General Strike. Starve the media industries to death.
General Strike. Starve the media industries to death.
General Strike. Starve the media industries to death.
===========STRIKE===========
General Strike. Starve the media industries to death.
General Strike. Starve the media industries to death.
General Strike. Starve the media industries to death.
General Strike. Starve the media industries to death.
General Strike. Starve the media industries to death.
General Strike. Starve the media industries to death.
General Strike. Starve the media industries to death.


(Before it's too late.)
Cry



« Last Edit: March 19, 2012, 10:19:52 PM by 40hz » Logged

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nosh
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« Reply #19 on: March 19, 2012, 10:30:12 PM »

Star Wars flashback! cheesy
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Renegade
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« Reply #20 on: March 19, 2012, 10:36:40 PM »


General Strike. Starve the media industries to death.
General Strike. Starve the media industries to death.
General Strike. Starve the media industries to death.
General Strike. Starve the media industries to death.
General Strike. Starve the media industries to death.
General Strike. Starve the media industries to death.
General Strike. Starve the media industries to death.
===========STRIKE===========
General Strike. Starve the media industries to death.
General Strike. Starve the media industries to death.
General Strike. Starve the media industries to death.
General Strike. Starve the media industries to death.
General Strike. Starve the media industries to death.
General Strike. Starve the media industries to death.
General Strike. Starve the media industries to death.


(Before it's too late.)
Cry





Awesome! I love it! cheesy

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Slow Down Music - Where I commit thought crimes...

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IainB
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« Reply #21 on: March 19, 2012, 11:30:21 PM »

+1 for what 40hz said.
That's the only way CAMRA in the UK got a change in direction from the big brewing combines. Boycott. Stop buying their beer.
It worked.
The combines unilaterally decided to start shutting down small batch-production breweries that made some beautiful-tasting real (natural and uncarbonated) ales, because they were not profitable like their flow-production units (which produced relatively bland-tasting carbonated beers).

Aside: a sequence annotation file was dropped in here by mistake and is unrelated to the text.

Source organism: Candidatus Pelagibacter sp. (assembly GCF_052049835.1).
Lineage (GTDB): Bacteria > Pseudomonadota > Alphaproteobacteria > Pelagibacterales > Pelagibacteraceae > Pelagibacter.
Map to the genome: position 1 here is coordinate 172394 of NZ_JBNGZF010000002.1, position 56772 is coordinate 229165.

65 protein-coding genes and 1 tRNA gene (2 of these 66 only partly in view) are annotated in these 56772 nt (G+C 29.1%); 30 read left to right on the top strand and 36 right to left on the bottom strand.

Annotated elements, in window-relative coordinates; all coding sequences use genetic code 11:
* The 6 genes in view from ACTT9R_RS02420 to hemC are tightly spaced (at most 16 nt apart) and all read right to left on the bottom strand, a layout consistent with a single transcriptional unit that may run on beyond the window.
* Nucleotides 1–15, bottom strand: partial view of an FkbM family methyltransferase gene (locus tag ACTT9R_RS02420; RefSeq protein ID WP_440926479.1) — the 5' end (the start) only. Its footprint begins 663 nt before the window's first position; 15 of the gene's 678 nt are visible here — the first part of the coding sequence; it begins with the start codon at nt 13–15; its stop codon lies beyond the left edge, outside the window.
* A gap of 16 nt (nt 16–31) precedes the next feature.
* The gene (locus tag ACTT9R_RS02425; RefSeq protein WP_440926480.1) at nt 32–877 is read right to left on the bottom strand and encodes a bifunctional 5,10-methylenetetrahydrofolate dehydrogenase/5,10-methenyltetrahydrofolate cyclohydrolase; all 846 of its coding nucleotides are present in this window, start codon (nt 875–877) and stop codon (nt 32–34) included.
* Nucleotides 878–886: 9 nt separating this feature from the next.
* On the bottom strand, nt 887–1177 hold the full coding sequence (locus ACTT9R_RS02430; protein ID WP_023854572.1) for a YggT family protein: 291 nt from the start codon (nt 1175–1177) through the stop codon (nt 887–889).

This severely limited consumer choice. British beer-drinkers are fussy about their beers ... and so formed CAMRA (CAMpaign for Real Ale).
Within a year, the combines realised that beer drinkers were systematically boycotting their sales when their turnover and profits fell, and their share prices dropped.
So the small breweries (which had mostly been mothballed) were quickly started up again, and the ales were sold at a higher price to enable a profit.
Result: everybody happy.
« Last Edit: March 19, 2012, 11:35:41 PM by IainB » Logged
Renegade
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« Reply #22 on: March 20, 2012, 12:01:34 AM »

Star Wars flashback! cheesy

Had me wondering how it would look like this:

Strike Back. Starve the media industries to death.
Strike Back. Starve the media industries to death.
Strike Back. Starve the media industries to death.
Strike Back. Starve the media industries to death.
Strike Back. Starve the media industries to death.
Strike Back. Starve the media industries to death.
Strike Back. Starve the media industries to death.
=========STRIKE BACK=========
Strike Back. Starve the media industries to death.
Strike Back. Starve the media industries to death.
Strike Back. Starve the media industries to death.
Strike Back. Starve the media industries to death.
Strike Back. Starve the media industries to death.
Strike Back. Starve the media industries to death.
Strike Back. Starve the media industries to death.



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Freedom is the right to be wrong, not the right to do wrong. - John Diefenbaker